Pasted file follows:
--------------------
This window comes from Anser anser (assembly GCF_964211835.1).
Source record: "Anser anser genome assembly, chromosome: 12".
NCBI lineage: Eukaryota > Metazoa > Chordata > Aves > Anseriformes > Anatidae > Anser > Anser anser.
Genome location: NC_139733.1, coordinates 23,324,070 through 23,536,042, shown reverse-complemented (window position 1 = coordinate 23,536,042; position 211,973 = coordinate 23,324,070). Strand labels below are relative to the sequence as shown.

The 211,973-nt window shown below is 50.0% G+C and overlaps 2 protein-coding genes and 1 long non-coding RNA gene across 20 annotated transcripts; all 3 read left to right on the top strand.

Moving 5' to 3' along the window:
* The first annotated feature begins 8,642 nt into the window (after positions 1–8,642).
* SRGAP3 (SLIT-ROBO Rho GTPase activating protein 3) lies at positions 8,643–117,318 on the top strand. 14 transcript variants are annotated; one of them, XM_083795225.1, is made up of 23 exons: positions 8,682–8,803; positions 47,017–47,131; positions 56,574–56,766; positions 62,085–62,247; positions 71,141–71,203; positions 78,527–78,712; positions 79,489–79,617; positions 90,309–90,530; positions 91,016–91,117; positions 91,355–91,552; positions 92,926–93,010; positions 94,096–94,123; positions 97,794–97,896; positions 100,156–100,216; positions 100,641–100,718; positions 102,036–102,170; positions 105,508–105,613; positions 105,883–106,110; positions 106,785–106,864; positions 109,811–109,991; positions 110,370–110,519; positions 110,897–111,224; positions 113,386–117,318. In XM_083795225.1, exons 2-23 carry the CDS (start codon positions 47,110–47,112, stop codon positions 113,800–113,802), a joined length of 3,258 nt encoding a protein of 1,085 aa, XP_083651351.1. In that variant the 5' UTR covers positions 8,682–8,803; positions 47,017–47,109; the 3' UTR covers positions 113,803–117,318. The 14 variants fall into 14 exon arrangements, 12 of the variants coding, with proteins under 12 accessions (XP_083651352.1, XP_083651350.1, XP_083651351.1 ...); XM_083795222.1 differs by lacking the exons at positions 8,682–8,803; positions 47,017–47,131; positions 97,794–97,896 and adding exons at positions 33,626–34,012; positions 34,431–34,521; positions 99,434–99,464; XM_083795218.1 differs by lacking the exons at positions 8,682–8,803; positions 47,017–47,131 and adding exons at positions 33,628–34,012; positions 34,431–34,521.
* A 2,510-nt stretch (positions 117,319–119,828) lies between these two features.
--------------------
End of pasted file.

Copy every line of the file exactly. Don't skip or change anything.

This window comes from Anser anser (assembly GCF_964211835.1).
Source record: "Anser anser genome assembly, chromosome: 12".
NCBI lineage: Eukaryota > Metazoa > Chordata > Aves > Anseriformes > Anatidae > Anser > Anser anser.
Genome location: NC_139733.1, coordinates 23,324,070 through 23,536,042, shown reverse-complemented (window position 1 = coordinate 23,536,042; position 211,973 = coordinate 23,324,070). Strand labels below are relative to the sequence as shown.

The 211,973-nt window shown below is 50.0% G+C and overlaps 2 protein-coding genes and 1 long non-coding RNA gene across 20 annotated transcripts; all 3 read left to right on the top strand.

Moving 5' to 3' along the window:
* The first annotated feature begins 8,642 nt into the window (after positions 1–8,642).
* SRGAP3 (SLIT-ROBO Rho GTPase activating protein 3) lies at positions 8,643–117,318 on the top strand. 14 transcript variants are annotated; one of them, XM_083795225.1, is made up of 23 exons: positions 8,682–8,803; positions 47,017–47,131; positions 56,574–56,766; positions 62,085–62,247; positions 71,141–71,203; positions 78,527–78,712; positions 79,489–79,617; positions 90,309–90,530; positions 91,016–91,117; positions 91,355–91,552; positions 92,926–93,010; positions 94,096–94,123; positions 97,794–97,896; positions 100,156–100,216; positions 100,641–100,718; positions 102,036–102,170; positions 105,508–105,613; positions 105,883–106,110; positions 106,785–106,864; positions 109,811–109,991; positions 110,370–110,519; positions 110,897–111,224; positions 113,386–117,318. In XM_083795225.1, exons 2-23 carry the CDS (start codon positions 47,110–47,112, stop codon positions 113,800–113,802), a joined length of 3,258 nt encoding a protein of 1,085 aa, XP_083651351.1. In that variant the 5' UTR covers positions 8,682–8,803; positions 47,017–47,109; the 3' UTR covers positions 113,803–117,318. The 14 variants fall into 14 exon arrangements, 12 of the variants coding, with proteins under 12 accessions (XP_083651352.1, XP_083651350.1, XP_083651351.1 ...); XM_083795222.1 differs by lacking the exons at positions 8,682–8,803; positions 47,017–47,131; positions 97,794–97,896 and adding exons at positions 33,626–34,012; positions 34,431–34,521; positions 99,434–99,464; XM_083795218.1 differs by lacking the exons at positions 8,682–8,803; positions 47,017–47,131 and adding exons at positions 33,628–34,012; positions 34,431–34,521.
* A 2,510-nt stretch (positions 117,319–119,828) lies between these two features.